Caron Keating was the daughter of TV presenter Gloria Hunniford
TV presenter Gloria Hunniford has said she hopes a foundation in memory of her daughter may mean the difference between life and death for cancer sufferers.
She was speaking after a Northern Ireland journalist helped kick-start the fundraising campaign in aid of the Caron Keating Foundation.
Broadcaster and author Keith Baker was one of 50,000 people to take part in the Great North Run in Tyneside on Sunday - one of the world's biggest half-marathons.
Gloria said his efforts were a great start to the fund, which will be set up to aid cancer charities, following the death of her 41-year-old daughter Caron in April.
"The grief of something like this is like the Grand Canyon which I don't expect will ever close over for me personally," she told BBC Radio Ulster.
"The only thing, in a way, when you are in the midst of a loss like this, is to try and think of ways that would have pleased Caron and will maybe turn the family around and give them a focus - that old cliche of something positive out of something negative.
"Caron, when she was very sick, used to say to me: 'What am I supposed to have learned by all of this and what am I supposed to do with the information?'
"We found the same thing. We now as a family think: 'What are we supposed to do with what Caron fought for so courageously and with such tenacity?'
"We feel the foundation is something that we can do, in so much as that if we only save one or two people's lives or help one or two people live through it, we think Caron would have been pleased."
Gloria said the foundation would be a catalyst to raise money in her daughter's name.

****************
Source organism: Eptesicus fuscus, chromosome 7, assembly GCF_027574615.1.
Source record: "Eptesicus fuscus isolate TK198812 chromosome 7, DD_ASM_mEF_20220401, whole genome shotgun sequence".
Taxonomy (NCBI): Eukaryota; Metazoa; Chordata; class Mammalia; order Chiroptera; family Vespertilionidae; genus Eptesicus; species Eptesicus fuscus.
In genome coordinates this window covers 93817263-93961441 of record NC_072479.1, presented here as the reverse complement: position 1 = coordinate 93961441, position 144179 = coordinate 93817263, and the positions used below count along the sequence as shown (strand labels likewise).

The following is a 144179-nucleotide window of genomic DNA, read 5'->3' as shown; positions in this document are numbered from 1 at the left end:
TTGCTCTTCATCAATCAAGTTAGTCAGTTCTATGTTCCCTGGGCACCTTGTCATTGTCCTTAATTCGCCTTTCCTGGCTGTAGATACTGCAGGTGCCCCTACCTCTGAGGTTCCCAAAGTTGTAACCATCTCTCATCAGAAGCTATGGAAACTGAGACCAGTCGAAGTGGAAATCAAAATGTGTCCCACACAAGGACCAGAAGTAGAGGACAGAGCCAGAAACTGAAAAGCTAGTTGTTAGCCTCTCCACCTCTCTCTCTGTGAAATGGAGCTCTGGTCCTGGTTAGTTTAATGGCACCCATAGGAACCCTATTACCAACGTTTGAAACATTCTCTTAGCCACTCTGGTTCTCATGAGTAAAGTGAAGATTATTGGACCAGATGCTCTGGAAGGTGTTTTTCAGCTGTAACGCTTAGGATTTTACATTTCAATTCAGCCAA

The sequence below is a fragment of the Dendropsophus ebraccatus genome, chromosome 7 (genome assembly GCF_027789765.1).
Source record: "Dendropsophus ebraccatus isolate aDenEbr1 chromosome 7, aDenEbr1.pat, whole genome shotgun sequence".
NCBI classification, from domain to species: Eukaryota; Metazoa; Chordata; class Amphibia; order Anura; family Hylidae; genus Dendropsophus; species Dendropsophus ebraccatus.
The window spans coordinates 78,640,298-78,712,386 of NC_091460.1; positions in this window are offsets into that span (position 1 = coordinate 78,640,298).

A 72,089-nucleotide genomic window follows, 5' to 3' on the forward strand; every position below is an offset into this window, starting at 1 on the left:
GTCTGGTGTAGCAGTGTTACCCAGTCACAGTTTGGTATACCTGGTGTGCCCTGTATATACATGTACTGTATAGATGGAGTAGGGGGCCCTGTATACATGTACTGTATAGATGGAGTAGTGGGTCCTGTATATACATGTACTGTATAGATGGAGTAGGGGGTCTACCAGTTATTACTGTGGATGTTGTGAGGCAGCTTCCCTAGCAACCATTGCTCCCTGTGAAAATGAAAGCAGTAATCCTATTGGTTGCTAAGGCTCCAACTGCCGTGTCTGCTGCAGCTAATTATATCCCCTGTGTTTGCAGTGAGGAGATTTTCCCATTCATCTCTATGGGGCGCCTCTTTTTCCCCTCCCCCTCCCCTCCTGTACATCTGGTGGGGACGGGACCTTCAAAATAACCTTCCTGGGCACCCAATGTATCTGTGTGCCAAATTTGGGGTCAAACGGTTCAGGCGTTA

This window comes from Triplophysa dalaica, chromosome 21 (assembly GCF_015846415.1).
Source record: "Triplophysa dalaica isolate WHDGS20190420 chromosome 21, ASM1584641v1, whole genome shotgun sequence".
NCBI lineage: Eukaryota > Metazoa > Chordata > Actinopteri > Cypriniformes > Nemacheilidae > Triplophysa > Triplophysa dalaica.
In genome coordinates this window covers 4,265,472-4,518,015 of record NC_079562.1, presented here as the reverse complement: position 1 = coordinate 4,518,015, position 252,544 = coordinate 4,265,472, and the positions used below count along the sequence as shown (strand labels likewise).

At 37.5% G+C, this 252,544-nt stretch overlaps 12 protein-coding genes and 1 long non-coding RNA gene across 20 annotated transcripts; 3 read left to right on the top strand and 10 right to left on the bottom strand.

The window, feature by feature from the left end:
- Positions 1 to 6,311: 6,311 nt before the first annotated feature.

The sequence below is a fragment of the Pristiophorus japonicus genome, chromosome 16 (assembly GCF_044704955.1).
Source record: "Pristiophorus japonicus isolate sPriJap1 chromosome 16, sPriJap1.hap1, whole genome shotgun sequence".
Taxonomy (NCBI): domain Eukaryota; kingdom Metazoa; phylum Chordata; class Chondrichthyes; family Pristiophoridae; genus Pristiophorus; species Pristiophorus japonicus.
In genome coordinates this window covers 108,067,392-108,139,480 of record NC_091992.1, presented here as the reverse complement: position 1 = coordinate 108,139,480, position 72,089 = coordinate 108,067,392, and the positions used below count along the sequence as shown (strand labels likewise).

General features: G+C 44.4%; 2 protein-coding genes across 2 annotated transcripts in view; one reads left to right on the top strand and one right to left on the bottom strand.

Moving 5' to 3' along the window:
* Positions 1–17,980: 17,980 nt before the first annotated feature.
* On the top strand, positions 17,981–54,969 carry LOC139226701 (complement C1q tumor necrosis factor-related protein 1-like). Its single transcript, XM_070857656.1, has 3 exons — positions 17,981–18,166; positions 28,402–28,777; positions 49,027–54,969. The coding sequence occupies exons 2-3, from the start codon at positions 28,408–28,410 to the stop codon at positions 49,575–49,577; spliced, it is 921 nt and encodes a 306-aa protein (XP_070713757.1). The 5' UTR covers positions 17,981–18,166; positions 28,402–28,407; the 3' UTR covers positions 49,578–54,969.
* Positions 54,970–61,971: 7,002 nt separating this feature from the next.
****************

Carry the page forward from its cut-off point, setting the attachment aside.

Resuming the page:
"All our money will go to cancer in one form or another, whether its genetic or maybe research, but we also want to help the small organisations that don't get the profile," she said.
"It could be a small hospice somewhere that needs money, needs refurbishing or needs equipment.
"It could be perhaps an individual whose life might be saved rather than waiting on the national health - maybe to get some private treatment somewhere that may be the difference between life and death. It could be Macmillan Nurses who do such the most splendid job."
Keith Baker said it was a "fantastically humbling experience" to take part in the run, and would undertake such a feat again.
He said the response to his appeals for money had been phenomenal, particularly in the village of Hillsborough, County Down, where Gloria and her family used to live.
"Caron was a much loved figure and always will be," he said.
"She is held in great affection. She provides a kind of a focus for caring of all kinds. People were able to focus in on Caron and give very, very generously indeed."
The Caron Keating Foundation to Aid Cancer Charities will be launched on 4 October - the day before Caron Keating's birthday.